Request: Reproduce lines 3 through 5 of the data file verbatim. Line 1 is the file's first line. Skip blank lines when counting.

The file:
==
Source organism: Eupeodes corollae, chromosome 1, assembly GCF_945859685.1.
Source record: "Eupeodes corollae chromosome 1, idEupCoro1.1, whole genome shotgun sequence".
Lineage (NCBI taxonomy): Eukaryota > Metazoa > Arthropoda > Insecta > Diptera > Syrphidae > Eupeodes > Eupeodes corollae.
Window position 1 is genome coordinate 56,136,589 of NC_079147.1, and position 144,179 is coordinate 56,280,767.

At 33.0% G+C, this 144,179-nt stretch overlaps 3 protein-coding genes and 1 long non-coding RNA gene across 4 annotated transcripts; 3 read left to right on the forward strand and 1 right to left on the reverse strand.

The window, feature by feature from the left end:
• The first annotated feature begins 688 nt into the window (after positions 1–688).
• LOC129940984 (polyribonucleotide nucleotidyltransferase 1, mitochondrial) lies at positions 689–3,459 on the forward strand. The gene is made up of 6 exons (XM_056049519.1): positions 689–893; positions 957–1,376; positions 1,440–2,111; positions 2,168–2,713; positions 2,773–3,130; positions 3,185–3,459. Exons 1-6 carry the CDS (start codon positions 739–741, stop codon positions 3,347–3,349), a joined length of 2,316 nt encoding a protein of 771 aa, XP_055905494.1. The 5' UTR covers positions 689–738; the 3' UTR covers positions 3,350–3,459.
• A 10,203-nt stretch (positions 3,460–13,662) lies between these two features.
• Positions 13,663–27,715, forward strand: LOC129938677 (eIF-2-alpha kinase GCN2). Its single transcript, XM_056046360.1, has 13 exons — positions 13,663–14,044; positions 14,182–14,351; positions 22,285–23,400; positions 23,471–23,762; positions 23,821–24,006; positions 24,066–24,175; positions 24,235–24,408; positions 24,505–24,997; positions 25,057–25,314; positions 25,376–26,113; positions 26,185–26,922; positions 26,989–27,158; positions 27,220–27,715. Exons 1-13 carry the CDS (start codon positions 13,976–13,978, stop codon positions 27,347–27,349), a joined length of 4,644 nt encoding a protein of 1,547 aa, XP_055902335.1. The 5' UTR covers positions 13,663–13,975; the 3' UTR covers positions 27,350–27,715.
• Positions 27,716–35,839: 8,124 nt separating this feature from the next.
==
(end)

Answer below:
Lineage (NCBI taxonomy): Eukaryota > Metazoa > Arthropoda > Insecta > Diptera > Syrphidae > Eupeodes > Eupeodes corollae.
Window position 1 is genome coordinate 56,136,589 of NC_079147.1, and position 144,179 is coordinate 56,280,767.

At 33.0% G+C, this 144,179-nt stretch overlaps 3 protein-coding genes and 1 long non-coding RNA gene across 4 annotated transcripts; 3 read left to right on the forward strand and 1 right to left on the reverse strand.